Hunt Press

The Book of Doom

DreamShipBook2It’s just a notebook.

It’s just a boat, it’s just the sky, it’s just the wind, the stars, the sea, a journey.

Or maybe it’s something bigger than that.

When we found out that our family had five weeks in which to get our boat ready for a 5,000 mile relocation from San Diego, California to Clear Lake Shores, Texas, the first thing I did (after jumping around, hyperventilating, and then jumping around some more) was to revert to my basic type-A nature, and start making lists. But in boats, there’s a lot of chaos, and it’s really easy to lose things, so you need a place for your lists.

I had no time to go shop, or to pick something out with intention. I grabbed my Oberon binder, because it’s what I had to hand that first tremendous, life-changing day.  For the first week or so, the binder had pages of lists in it. Provisioning lists, navigation lists, chart lists, repairs lists, discussion lists, study lists. And of course, the master List of Lists. Because I’m about tying up the loose ends.

I just carried the book around with me at all times, as my brain-on-overdrive would think of one new thing or other that I needed to research/examine/question/purchase/investigate/consider/discuss. And then after the first middle-of-the-night listfest, I also put a flashlight on a lanyard on it.  For pretty much the whole five weeks, I was never out of sight of my binder.

When you stop into a port, or clear into a country, you’re required to check in with the Port Captain, and provide the required paperwork; registration and insurance binders and Zarpes and crew lists and passport copies and engine serial numbers and customs declarations and… all the bits of paper that make a nautical journey happen. Every time. With multiple copies. So as I tried to prepare our documentation, I started to fill the binder with originals and copies and instructions and little translation cheat-sheets.

Dealing with governments can be a little stressful, and as I’d sit in small offices in out of the way places all throughout Central America, I ran my fingers over the tooled waves on the front of the binder… starlit journeys on spiraling waves… it soothed me, so that I wasn’t quite so tightly-wrapped when the Port Captain in Costa Rica was screaming at me because I couldn’t possibly be the Captain of my vessel because I was a girl, or when the Immigration guys in Puerto Vallarta told me, in direct opposition to what the cruising guide said, that my crewlist didn’t matter at all, or a thousand other little discrepancies that I was forced to get through, mostly relying on the beneficence of the officials whose countries we were sailing past.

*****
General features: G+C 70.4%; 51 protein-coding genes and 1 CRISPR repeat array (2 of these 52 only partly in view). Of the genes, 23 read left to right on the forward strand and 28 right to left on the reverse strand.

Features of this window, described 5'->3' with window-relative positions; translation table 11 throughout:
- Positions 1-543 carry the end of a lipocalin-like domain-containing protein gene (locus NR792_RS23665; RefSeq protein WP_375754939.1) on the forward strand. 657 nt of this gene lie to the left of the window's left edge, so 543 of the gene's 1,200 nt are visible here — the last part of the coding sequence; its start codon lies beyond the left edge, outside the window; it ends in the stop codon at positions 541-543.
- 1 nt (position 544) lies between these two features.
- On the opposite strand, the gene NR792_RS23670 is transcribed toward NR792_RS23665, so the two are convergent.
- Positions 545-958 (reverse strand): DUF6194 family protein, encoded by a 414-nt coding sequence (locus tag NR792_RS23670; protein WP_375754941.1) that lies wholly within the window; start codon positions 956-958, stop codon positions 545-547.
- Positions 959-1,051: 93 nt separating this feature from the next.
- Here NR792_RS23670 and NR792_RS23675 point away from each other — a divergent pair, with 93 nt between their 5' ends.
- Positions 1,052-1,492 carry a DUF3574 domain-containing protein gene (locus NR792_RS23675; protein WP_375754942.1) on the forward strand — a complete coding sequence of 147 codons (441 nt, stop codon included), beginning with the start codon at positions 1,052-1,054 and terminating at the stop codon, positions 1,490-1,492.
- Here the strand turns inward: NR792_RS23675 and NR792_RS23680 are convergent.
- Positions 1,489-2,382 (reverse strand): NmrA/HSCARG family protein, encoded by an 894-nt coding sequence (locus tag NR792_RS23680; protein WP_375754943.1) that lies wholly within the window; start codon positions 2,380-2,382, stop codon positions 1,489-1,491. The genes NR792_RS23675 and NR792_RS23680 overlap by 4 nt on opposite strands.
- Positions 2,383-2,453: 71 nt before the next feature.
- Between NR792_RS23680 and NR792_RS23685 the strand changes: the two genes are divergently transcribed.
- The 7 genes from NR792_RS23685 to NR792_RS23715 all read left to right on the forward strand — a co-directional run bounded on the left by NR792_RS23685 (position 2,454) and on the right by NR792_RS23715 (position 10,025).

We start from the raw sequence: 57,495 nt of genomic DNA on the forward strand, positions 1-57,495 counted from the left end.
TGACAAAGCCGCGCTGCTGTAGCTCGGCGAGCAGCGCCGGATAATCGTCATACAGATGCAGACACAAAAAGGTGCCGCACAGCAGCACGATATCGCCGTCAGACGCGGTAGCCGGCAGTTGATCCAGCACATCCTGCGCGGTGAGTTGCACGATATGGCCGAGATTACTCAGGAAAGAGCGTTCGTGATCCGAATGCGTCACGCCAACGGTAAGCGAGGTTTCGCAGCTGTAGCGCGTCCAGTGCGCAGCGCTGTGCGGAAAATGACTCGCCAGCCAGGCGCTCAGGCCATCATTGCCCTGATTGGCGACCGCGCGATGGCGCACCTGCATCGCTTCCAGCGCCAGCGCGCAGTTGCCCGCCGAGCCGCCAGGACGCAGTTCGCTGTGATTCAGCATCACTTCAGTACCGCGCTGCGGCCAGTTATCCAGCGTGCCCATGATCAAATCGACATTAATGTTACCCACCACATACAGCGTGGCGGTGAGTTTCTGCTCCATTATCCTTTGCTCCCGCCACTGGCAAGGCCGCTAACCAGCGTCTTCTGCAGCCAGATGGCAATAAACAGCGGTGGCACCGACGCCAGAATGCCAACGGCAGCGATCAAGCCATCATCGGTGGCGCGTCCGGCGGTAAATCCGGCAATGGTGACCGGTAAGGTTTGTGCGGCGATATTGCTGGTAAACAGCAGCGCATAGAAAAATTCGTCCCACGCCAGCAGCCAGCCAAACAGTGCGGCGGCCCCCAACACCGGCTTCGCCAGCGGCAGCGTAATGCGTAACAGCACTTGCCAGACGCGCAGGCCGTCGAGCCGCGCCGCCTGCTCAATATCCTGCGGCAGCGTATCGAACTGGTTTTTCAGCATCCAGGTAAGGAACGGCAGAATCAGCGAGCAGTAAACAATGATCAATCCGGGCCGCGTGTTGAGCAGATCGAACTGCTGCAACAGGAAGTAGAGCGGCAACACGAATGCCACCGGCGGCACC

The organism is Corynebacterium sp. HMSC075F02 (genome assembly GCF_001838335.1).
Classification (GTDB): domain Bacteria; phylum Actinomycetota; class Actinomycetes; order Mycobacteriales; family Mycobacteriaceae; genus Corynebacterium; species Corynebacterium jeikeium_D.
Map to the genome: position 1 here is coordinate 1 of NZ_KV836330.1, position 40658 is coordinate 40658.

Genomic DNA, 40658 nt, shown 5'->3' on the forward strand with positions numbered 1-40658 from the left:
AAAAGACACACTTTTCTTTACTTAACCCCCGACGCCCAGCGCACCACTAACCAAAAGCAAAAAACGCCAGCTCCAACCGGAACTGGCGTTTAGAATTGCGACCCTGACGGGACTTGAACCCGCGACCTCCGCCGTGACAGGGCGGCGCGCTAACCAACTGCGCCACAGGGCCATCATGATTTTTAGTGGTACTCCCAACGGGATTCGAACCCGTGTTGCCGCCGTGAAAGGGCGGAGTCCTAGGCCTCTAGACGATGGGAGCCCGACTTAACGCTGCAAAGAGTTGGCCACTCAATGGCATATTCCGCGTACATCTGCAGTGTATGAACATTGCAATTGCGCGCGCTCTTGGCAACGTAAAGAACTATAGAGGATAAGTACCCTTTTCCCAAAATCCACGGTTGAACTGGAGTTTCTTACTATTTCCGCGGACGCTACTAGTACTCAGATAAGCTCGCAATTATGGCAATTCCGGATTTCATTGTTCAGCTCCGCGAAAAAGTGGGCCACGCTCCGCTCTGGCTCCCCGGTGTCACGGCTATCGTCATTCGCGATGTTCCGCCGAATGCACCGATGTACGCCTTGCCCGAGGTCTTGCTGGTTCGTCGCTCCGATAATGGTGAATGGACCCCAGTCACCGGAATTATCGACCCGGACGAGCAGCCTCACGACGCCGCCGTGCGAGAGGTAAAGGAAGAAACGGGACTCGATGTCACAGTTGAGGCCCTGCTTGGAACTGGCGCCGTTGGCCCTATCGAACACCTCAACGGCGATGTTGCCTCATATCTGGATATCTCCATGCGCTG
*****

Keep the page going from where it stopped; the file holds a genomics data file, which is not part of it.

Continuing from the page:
Our crewmember Angela, upon seeing it for the first time in Puerto Vallarta, laughed and said, “Well isn’t that just the Book of Doom?” And so it became. The Book of Doom.

When I ventured into all the various offices I had to visit in every country and port we saw, I took to taking the binder out and placing it on the desk or countertop first, before I said anything, both because it’s a beautiful binder, and also because its richness, and paper-stuffed thickness, illustrated clearly that I was prepared for pretty much anything. But after the second or third stop, I also realized that the people I was dealing with took it as a sign of respect, that I would keep our documents in this Very Serious Binder. And it became a conversation opener… I always got questions about the binder, more esoteric from those who spoke English, and usually just a simple, “muy lindo!” from those who did not. I encouraged more than one person to run their fingers over the waves, which are oddly soothing in their spiraling nauticalness.

Once we completed our journey, swapping zarpe for zarpe all the way back to the States, where we were given a hearty “Welcome home!”, the book was no longer the focus of my life. It sat on the navigation table, got completely covered by the paperwork for our new life here in Texas, and by legos, and museum brochures, and bills, and all the flotsam any nonmoving horizontal surface disappears under.

I found it again the other day, while cleaning up the mountain. And the papers inside tell a story…